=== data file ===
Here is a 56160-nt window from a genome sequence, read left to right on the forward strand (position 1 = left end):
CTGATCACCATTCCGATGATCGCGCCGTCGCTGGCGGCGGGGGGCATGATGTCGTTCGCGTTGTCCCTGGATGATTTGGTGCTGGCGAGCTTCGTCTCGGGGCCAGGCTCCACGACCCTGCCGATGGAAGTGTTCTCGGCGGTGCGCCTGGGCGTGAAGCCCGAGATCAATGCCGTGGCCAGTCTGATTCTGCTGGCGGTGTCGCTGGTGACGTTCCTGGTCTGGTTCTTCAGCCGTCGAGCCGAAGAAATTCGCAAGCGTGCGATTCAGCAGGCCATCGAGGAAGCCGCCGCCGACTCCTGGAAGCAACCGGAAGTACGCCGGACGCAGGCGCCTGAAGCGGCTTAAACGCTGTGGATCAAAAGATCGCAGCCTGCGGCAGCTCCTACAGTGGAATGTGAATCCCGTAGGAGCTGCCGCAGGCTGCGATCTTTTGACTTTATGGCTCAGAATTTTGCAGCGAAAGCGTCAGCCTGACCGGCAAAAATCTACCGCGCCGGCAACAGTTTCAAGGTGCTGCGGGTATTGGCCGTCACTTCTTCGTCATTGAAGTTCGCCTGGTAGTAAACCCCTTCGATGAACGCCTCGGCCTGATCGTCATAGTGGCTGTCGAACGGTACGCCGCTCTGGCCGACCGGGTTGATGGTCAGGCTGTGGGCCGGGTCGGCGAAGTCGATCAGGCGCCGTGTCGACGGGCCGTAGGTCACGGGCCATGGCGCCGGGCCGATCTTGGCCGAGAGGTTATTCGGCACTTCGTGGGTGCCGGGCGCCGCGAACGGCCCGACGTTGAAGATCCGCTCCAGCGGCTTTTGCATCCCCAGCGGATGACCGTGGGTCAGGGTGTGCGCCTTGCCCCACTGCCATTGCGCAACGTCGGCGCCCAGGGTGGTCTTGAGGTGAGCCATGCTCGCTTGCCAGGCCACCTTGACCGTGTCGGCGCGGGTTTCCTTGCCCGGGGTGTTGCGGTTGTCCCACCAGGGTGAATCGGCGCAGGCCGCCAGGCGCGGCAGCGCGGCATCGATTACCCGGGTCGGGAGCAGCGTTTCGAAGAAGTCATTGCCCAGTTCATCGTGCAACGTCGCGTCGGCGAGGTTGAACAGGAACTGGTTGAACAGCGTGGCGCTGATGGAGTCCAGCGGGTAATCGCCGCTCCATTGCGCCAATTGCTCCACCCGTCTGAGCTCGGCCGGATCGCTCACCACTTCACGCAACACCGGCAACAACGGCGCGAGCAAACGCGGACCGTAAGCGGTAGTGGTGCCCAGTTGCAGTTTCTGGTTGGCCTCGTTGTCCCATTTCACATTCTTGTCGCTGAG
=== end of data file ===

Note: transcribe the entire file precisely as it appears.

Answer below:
Here is a 56160-nt window from a genome sequence, read left to right on the forward strand (position 1 = left end):
CTGATCACCATTCCGATGATCGCGCCGTCGCTGGCGGCGGGGGGCATGATGTCGTTCGCGTTGTCCCTGGATGATTTGGTGCTGGCGAGCTTCGTCTCGGGGCCAGGCTCCACGACCCTGCCGATGGAAGTGTTCTCGGCGGTGCGCCTGGGCGTGAAGCCCGAGATCAATGCCGTGGCCAGTCTGATTCTGCTGGCGGTGTCGCTGGTGACGTTCCTGGTCTGGTTCTTCAGCCGTCGAGCCGAAGAAATTCGCAAGCGTGCGATTCAGCAGGCCATCGAGGAAGCCGCCGCCGACTCCTGGAAGCAACCGGAAGTACGCCGGACGCAGGCGCCTGAAGCGGCTTAAACGCTGTGGATCAAAAGATCGCAGCCTGCGGCAGCTCCTACAGTGGAATGTGAATCCCGTAGGAGCTGCCGCAGGCTGCGATCTTTTGACTTTATGGCTCAGAATTTTGCAGCGAAAGCGTCAGCCTGACCGGCAAAAATCTACCGCGCCGGCAACAGTTTCAAGGTGCTGCGGGTATTGGCCGTCACTTCTTCGTCATTGAAGTTCGCCTGGTAGTAAACCCCTTCGATGAACGCCTCGGCCTGATCGTCATAGTGGCTGTCGAACGGTACGCCGCTCTGGCCGACCGGGTTGATGGTCAGGCTGTGGGCCGGGTCGGCGAAGTCGATCAGGCGCCGTGTCGACGGGCCGTAGGTCACGGGCCATGGCGCCGGGCCGATCTTGGCCGAGAGGTTATTCGGCACTTCGTGGGTGCCGGGCGCCGCGAACGGCCCGACGTTGAAGATCCGCTCCAGCGGCTTTTGCATCCCCAGCGGATGACCGTGGGTCAGGGTGTGCGCCTTGCCCCACTGCCATTGCGCAACGTCGGCGCCCAGGGTGGTCTTGAGGTGAGCCATGCTCGCTTGCCAGGCCACCTTGACCGTGTCGGCGCGGGTTTCCTTGCCCGGGGTGTTGCGGTTGTCCCACCAGGGTGAATCGGCGCAGGCCGCCAGGCGCGGCAGCGCGGCATCGATTACCCGGGTCGGGAGCAGCGTTTCGAAGAAGTCATTGCCCAGTTCATCGTGCAACGTCGCGTCGGCGAGGTTGAACAGGAACTGGTTGAACAGCGTGGCGCTGATGGAGTCCAGCGGGTAATCGCCGCTCCATTGCGCCAATTGCTCCACCCGTCTGAGCTCGGCCGGATCGCTCACCACTTCACGCAACACCGGCAACAACGGCGCGAGCAAACGCGGACCGTAAGCGGTAGTGGTGCCCAGTTGCAGTTTCTGGTTGGCCTCGTTGTCCCATTTCACATTCTTGTCGCTGAG